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  • Esty Rosenfeld

Covid Conspiracies: Avoiding them like a plague

Fake news. Dunning-Kruger Effect.

Now combine the two of them and BAM! There you have it. Some juicy news bits to repost or to wisely impart to your friends and family.

The thing about conspiracies, fake news and misinformation is that it spreads faster and has a broader reach than the facts and the truth. And don’t blame it on the bots or the algorithms. A study done by three MIT scholars showed that humans propel falsehood at an alarmingly fast rate, six times faster, to be precise.

And then you become overly confident in the little bit of knowledge that you think is the truth. You mull over it and get into heated discussions over what the actual truth of the matter is. And congratulations! You’ve just earned yourself the Dunning-Krugger effect medal.


Pandemic, quarantine, isolation, masks, PPE, sanitization, these are words we’ve heard and experienced ad nauseam. It can be really hard to keep your head on straight when there are differences of opinions even amongst doctors. So much information is going around and it is causing unnecessary panic and fear. This is what Sandra Hyde, an associate professor at McGill University calls an infodemic.


At the beginning of the virus, there was a lot of talk about masks being ineffective, that people didn’t know how to wear them properly or dispose of them properly. There was also concern that there weren’t enough masks for essential workers. Then, suddenly, masks became recommended and then, soon after, became mandatory in enclosed public spaces.

One study, funded by the WHO, demonstrated the effectiveness of masks. It did not conclude whether or not the effectiveness was due to a. the barrier or the implications of wearing the mask, such as touching one’s face less, or b. the visual reminder to social distance. Holger Schünemann, one of the researchers, noted that observational studies pose more of a problem and can create more limitations than randomized trials.

One of the first randomized clinical trials written for the BMJ Open concluded that 97% of particles penetrate cloth masks in contrast to the 44% that penetrate medical masks. Additionally, there was a higher rate of respiratory infections amongst healthcare workers who wore cloth masks. This may be attributed to their moisture retention, the number of times they are reused, and their poor filtration.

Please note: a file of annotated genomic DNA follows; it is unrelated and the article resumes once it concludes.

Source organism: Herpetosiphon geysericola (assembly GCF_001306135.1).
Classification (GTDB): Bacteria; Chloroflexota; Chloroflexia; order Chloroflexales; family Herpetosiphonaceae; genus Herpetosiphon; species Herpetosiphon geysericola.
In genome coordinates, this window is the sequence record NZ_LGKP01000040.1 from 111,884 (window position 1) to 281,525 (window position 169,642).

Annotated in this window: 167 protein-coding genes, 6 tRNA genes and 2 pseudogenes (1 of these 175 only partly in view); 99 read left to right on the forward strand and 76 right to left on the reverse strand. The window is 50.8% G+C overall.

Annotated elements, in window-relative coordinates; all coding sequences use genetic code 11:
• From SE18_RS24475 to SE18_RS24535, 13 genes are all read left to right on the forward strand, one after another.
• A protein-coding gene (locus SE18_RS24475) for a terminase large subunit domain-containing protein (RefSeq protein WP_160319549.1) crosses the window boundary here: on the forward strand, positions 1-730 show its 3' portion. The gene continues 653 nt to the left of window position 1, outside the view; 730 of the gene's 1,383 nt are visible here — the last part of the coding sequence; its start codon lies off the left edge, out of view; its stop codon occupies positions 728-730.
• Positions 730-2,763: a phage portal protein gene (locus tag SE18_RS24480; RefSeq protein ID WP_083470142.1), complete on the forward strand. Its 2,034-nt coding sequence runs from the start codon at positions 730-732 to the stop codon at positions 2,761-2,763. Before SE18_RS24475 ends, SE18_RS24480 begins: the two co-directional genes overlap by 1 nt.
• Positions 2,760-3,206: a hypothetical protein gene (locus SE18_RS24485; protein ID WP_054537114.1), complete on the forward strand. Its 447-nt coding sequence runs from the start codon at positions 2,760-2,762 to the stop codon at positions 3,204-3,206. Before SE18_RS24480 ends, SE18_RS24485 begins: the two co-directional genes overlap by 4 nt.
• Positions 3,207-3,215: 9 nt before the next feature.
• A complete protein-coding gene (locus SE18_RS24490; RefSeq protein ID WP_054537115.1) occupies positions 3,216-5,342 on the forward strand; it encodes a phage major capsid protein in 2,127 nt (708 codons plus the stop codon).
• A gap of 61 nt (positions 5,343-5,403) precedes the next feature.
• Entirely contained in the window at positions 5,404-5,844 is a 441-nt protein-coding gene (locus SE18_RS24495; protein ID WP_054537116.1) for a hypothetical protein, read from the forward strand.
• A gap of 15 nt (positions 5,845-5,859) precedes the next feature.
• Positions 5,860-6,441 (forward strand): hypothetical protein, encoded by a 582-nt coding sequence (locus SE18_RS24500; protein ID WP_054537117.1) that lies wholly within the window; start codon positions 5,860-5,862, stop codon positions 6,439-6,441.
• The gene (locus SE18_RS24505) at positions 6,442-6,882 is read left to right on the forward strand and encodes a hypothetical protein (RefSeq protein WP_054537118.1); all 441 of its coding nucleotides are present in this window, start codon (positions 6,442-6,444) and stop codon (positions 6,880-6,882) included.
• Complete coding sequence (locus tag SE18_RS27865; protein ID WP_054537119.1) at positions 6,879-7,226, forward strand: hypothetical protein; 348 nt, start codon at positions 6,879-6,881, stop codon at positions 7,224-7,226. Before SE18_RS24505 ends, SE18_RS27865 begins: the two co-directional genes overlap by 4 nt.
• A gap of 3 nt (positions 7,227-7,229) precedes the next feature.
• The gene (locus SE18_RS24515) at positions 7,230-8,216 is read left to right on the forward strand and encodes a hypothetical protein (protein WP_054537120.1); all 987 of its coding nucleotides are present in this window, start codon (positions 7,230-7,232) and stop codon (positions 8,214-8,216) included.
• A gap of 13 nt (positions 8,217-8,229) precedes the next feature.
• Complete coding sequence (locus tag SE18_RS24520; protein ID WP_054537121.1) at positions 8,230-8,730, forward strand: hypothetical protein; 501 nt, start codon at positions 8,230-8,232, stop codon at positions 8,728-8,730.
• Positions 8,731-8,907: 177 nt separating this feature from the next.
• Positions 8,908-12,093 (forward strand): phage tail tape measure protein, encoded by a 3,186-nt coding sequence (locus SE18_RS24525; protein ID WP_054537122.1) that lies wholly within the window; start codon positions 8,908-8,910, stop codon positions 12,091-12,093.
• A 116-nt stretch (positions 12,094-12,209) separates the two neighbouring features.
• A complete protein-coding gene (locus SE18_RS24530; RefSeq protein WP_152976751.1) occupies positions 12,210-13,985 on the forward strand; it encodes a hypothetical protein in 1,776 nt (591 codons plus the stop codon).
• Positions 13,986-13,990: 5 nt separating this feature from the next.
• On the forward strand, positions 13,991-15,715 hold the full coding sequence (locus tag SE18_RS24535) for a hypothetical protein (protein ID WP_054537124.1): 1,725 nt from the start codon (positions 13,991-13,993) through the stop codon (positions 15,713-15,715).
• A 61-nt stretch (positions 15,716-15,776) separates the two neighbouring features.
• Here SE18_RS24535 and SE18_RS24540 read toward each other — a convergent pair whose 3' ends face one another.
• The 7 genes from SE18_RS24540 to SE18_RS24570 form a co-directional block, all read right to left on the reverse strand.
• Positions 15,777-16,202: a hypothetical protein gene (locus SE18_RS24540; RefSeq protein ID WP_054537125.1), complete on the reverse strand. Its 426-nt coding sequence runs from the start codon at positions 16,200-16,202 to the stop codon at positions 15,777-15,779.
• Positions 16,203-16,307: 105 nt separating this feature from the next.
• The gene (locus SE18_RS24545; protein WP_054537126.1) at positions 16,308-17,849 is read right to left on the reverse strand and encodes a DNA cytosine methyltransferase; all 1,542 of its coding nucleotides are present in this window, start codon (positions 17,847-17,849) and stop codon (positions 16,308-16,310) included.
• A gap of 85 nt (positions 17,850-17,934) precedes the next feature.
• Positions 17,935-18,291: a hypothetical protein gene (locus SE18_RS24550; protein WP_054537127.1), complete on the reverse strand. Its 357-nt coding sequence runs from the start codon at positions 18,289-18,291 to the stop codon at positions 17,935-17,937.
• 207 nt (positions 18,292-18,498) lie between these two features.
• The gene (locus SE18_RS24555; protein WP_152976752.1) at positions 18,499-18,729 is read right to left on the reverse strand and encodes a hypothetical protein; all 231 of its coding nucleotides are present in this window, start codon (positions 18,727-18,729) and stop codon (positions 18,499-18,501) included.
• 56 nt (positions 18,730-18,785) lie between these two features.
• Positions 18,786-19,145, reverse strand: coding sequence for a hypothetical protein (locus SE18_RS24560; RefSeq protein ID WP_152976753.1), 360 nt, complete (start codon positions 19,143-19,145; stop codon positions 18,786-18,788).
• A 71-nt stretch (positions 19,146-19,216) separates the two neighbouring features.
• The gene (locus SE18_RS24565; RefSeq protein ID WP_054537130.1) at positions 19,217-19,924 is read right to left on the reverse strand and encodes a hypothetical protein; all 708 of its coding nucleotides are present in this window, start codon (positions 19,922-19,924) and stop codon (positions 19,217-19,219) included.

The current CDC guidelines recommend reserving surgical masks for those in the medical field. They recommend that everyone above the age of two years old wears a mask when with others who are not a part of their household and in public settings where social distancing becomes difficult.

Given the fact that cloth masks may not be as effective as they are portrayed to be, and that surgical masks should be reserved for the medical staff, there is still little room for any alternatives as we live in an area where masks are mandatory in enclosed public spaces. Working with the current status and situation, one should wash their hands frequently, especially when handling their masks. Make sure to wash your masks effectively and often to avoid contracting other respiratory infections. Lastly, make sure that your mask is actually secure and fitted tightly to your face.


At some point in mid-October, there was a trending news bit that the World Health Organization (WHO) had changed its stance on lockdowns. This news bit started circulating when one of their doctors, Dr. David Nabarro said the following in an interview with Andrew Neil: “we, in the world health organization, do not advocate lockdowns as a primary means of control of this virus. The only time we believe a lockdown is justified is to buy you time to reorganize, regroup, rebalance your resources, protect your health workers who are exhausted, but by and large, we'd rather not do it.”

Raywat Deonandan, an epidemiologist and associate professor at the University of Ottawa tried to reason why there was such a widespread misunderstanding of Nabarro’s words. Deonandan believes it’s all a matter of semantics. The term lockdown means that everything is shut down as we experienced back in March. Restrictions, on the other hand, are what we are now experiencing. Restrictions are more sustainable than lockdowns.

Rest your case

Whether you think there is a political agenda at hand, that the virus was made in a lab, that people need to be more careful or that restrictions should be loosened, respect should be your priority. I've come across a lot of borderline aggressiveness on social media. Rest your case, you won’t change anyone's minds.

By now, we’re more than half a year in, in addition to retiring the expression “avoid it like a plague,” may I suggest we stop calling these times unprecedented?

I rest my case.

Thank you. Next.

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